Here’s what I think should happen:  The Tigers should announce that any civilians who wish to leave the war zone would be free to do so.  If they don’t make this announcement immediately, the Tamil diaspora should publicly call on them to do so.  The Sri Lankan government should announce that it is agreeing to a pause in hostilities to allow civilians to leave and aid to enter the zone.  The Tigers and the Sri Lankan government should allow the U.N. team currently in Sri Lanka to enter the war zone to monitor civilians leavning the zone and the distribution of aid to those still in the zone.  The Sri Lankan government should announce that international monitors will supervise the screening of all civilians leaving the zone.  The government should also say that the U.N. and other international agencies will have access to the camps housing the civilians who’ve left the zone, so that they won’t be at risk of human rights violations from the security forces.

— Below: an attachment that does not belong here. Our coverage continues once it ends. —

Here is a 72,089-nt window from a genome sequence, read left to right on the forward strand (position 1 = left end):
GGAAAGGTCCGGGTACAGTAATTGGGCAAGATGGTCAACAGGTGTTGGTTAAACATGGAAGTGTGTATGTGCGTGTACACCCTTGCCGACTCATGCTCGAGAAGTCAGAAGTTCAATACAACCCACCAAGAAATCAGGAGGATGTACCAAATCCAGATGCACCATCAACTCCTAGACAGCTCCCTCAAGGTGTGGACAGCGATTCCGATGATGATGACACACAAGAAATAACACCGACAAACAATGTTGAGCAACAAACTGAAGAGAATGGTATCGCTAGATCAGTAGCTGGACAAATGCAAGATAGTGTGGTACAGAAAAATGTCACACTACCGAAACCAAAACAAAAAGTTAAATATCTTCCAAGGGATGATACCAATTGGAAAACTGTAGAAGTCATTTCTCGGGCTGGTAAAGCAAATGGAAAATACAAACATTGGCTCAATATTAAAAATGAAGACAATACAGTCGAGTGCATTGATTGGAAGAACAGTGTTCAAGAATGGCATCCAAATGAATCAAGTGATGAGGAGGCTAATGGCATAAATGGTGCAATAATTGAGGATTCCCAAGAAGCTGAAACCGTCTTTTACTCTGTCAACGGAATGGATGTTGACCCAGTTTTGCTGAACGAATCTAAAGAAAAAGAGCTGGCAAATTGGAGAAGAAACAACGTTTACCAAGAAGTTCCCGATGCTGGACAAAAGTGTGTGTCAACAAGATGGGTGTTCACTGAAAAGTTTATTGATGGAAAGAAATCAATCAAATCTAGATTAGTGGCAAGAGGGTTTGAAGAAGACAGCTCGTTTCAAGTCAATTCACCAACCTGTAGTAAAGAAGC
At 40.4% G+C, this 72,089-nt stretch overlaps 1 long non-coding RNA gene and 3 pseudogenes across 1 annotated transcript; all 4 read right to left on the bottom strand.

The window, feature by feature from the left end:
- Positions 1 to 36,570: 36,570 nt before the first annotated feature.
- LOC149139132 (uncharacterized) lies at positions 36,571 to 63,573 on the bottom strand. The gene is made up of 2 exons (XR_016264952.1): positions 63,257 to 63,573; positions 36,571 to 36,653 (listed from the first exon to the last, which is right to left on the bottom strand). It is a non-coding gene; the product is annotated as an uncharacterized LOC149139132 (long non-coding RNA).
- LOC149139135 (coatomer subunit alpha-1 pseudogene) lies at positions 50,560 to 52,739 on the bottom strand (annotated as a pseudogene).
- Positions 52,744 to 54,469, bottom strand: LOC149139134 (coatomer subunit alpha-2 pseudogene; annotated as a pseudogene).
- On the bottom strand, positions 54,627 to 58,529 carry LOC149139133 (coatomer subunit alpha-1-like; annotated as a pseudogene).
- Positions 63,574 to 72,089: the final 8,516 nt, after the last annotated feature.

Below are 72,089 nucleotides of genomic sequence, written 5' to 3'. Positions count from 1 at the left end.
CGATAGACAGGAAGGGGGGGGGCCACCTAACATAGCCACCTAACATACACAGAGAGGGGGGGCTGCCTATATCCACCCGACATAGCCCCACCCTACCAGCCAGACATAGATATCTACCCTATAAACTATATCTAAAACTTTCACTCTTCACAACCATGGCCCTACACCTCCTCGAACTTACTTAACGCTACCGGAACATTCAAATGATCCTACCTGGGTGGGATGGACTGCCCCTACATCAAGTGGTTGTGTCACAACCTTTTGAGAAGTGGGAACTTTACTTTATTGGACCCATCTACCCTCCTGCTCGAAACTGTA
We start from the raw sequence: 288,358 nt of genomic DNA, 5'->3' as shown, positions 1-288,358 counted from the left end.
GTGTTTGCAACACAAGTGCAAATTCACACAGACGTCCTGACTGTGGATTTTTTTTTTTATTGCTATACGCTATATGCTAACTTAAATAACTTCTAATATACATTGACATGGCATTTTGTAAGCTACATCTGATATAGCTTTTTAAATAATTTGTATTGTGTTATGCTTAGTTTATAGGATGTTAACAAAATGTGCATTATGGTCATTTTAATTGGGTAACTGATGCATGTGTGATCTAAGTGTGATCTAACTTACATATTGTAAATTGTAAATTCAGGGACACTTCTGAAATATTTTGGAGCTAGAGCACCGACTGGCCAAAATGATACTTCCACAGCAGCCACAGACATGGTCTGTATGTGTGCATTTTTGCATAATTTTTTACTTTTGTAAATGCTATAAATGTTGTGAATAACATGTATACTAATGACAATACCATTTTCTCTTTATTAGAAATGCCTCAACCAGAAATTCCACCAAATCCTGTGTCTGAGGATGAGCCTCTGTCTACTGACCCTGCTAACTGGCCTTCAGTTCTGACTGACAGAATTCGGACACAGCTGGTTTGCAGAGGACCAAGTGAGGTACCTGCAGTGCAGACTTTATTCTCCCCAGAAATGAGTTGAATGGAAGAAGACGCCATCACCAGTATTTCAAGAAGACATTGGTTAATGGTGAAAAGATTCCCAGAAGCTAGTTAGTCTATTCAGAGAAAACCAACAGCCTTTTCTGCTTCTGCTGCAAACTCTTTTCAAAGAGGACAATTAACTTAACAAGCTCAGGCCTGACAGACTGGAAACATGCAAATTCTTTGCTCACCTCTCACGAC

If anyone has any better ideas for protecting the trapped civilians, I’d welcome your comments.  We must do whatever we can to save them.  Visiting the AIUSA website and writing the Sri Lankan government and the Tigers is one thing you can do.  I’d welcome other ideas as well.

A Humanitarian Truce or Farce?

After thirteen days of shelling Gaza in attacks that have killed over 683 Palestinians, the Israeli government has agreed to a daily three hour truce to allow for humanitarian supplies to enter Gaza.

But is this sufficient? Consider the following:

1. Historical blockade of Gaza

Avi Shlaim, a professor of international relations at the University of Oxford and a former Israeli soldier, writes in his Guardian article, How Israel brought Gaza to the brink of a humanitarian crisis:  “Four decades of Israeli control did incalculable damage to the economy of the Gaza Strip.  With a large population of 1948 refugees crammed into a tiny strip of land, with no infrastructure or natural resources, Gaza’s prospects were never bright. Gaza, however, is not simply a case of economic under-development but a uniquely cruel case of deliberate de-development.”